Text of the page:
World Gold Council and The London Bullion Market Association. India, China and the United States are the largest consumers
of gold for jewellery in terms of volume. Consumer demand in China, for example, for the first two months of 2011 reached 200
tonnes - a huge increase over the previous year, which took 10 months to reach 209 tonnes. Another 12% of demand is
attributed to medical and industrial uses for gold, where it is used in the manufacturing of medical devices like stents and
precision electronics like GPS units. Gold prices can be affected by the basic theory of supply and demand: as demand for
consumer goods such as jewellery and electronics increase, the cost of gold can rise.
Wealth Protection
During times of economic uncertainty, as seen during the recession of the late 2000s, more people turn to investing in gold
because of its enduring value. Gold is often considered a "safe haven" for investors during uncertain times. When the expected
or actual returns on bonds, equities and real estate fall, the interest in gold investing increases, driving up its price. Gold can be
used as a hedge against currency devaluation, inflation or deflation. In addition, gold is viewed as providing protection from
political instability, as evidenced by the recent unrest in the Middle East and North Africa (MENA), which may be partly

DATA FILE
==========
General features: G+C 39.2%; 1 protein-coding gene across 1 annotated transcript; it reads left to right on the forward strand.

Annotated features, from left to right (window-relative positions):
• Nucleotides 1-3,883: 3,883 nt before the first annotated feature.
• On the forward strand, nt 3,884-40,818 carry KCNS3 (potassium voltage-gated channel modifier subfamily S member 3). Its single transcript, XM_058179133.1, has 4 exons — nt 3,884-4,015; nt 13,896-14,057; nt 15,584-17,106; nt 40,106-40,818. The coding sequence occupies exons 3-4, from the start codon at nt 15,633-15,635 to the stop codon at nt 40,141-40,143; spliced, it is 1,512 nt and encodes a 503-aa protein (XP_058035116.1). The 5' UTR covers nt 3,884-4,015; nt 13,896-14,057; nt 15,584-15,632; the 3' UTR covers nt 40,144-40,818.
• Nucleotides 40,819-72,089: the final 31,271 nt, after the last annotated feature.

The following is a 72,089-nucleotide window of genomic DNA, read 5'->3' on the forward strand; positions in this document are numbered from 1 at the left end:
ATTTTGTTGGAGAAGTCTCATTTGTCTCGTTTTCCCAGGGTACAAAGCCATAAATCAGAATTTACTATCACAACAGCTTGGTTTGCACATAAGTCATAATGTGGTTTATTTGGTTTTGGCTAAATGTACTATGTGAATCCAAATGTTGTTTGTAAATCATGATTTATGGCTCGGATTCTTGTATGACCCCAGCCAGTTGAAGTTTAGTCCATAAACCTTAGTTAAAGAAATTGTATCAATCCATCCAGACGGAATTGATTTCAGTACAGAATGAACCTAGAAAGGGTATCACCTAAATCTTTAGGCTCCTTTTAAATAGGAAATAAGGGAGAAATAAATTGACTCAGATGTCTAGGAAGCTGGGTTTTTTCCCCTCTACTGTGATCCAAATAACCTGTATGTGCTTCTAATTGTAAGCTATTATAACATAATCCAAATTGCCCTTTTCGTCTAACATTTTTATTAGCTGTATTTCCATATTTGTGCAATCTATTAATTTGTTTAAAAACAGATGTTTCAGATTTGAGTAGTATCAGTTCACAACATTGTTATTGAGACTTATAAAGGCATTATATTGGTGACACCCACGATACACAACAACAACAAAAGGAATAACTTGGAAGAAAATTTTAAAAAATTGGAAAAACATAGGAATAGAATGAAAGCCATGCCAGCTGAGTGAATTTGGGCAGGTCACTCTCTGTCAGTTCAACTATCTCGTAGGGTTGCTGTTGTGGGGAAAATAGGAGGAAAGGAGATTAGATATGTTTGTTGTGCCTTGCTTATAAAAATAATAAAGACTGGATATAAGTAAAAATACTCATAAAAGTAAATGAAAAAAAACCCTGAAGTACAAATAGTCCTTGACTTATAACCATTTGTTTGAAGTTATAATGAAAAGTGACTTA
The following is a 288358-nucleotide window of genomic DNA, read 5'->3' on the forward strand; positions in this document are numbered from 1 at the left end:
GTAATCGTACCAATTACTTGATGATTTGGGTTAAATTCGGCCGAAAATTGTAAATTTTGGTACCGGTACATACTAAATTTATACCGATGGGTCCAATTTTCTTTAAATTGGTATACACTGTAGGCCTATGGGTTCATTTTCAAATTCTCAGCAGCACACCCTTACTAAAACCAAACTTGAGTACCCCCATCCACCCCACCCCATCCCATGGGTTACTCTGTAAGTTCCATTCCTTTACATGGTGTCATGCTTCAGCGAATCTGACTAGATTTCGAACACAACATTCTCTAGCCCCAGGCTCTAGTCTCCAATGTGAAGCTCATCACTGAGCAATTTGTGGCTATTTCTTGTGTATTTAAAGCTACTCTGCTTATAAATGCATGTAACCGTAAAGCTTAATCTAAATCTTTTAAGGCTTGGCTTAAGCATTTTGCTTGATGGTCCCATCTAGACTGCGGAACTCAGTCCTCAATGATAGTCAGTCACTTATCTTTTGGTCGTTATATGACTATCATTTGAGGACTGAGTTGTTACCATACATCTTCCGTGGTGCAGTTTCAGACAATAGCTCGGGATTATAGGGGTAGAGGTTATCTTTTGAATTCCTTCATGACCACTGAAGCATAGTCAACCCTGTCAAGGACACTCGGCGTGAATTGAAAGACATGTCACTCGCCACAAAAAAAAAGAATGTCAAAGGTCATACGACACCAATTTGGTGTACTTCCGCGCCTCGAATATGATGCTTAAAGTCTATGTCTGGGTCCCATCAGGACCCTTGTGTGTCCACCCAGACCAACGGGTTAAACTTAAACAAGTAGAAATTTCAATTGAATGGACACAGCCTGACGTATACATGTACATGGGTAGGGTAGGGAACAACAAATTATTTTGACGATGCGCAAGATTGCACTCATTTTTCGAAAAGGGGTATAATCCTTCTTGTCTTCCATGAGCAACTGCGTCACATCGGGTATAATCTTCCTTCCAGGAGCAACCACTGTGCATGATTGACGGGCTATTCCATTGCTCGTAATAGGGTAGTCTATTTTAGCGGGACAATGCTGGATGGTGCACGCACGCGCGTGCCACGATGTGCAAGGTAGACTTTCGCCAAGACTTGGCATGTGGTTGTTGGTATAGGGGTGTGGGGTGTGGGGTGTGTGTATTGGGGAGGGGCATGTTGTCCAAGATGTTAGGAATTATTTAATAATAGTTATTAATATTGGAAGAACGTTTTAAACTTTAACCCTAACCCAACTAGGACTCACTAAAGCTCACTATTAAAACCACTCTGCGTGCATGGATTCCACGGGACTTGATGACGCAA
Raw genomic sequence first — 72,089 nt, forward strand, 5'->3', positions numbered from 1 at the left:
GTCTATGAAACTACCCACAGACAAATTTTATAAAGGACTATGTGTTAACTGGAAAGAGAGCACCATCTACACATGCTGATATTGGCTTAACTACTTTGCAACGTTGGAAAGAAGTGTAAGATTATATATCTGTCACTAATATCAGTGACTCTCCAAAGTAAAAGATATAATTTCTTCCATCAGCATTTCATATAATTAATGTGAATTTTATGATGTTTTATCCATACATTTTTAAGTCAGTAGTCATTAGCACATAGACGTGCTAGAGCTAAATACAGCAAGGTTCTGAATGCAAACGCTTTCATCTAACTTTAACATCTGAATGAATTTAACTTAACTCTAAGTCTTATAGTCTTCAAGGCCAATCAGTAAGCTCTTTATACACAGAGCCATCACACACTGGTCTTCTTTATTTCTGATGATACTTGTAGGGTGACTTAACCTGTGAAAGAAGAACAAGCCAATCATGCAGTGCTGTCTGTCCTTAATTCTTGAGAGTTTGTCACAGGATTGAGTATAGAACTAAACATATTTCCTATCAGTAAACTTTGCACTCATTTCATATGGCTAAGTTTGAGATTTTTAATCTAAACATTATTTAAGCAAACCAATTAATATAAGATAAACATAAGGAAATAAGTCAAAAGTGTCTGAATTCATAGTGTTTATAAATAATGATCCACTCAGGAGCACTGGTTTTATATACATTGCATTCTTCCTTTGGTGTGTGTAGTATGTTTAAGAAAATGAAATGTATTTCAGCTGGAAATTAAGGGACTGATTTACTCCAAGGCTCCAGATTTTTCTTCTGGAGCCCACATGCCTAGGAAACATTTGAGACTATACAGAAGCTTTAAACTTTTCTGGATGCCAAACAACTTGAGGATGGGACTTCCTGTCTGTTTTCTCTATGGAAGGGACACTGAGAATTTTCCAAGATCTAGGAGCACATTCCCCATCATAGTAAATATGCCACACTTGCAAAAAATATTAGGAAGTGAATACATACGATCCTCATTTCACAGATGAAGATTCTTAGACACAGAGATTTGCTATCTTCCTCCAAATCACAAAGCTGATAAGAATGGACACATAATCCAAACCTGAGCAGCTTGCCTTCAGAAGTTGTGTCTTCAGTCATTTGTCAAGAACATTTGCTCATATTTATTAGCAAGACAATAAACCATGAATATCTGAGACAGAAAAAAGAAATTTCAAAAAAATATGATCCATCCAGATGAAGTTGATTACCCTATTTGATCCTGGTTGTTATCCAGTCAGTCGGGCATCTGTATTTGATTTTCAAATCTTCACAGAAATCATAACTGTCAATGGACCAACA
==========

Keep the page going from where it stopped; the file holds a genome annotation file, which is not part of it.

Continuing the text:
responsible for gold's recent rally to new highs.
Gold Production
Major players in worldwide gold mining include China, South Africa, the United States, Australia, the Russian Federation and
Peru. The world's gold production affects the price of gold, another example of supply and demand. Gold mine production
increased by about three percent in 2010 to about 2,652 tonnes, according to GFMS as several new large-scale mines began
operations. Despite this small increase, however, gold mine production has been in a decline since the early 2000s. One factor
is that all the "easy gold" has already been mined; miners now have to dig deeper to access quality gold reserves. The fact that
gold is more challenging to access raises additional problems: the miners are exposed to additional hazards, and the
environmental impact is heightened. In short, it costs more to get less gold. These add to the costs of gold mine production,
resulting in rising gold prices.

The Bottom Line

We have long been, and will likely continue to be, enamoured by gold. The recent recession has stirred a modern day gold rush.
Discovery Channel's Gold Rush: Alaska, a reality show about a team of inexperienced miners hoping to strike it rich in Alaska's
backcountry, brought in more than 4 million Friday-night viewers. The Gold Prospectors Association of America, a group that
caters to recreational miners, saw membership nearly double in 2008 as the gold bug spreads. The demand for gold, the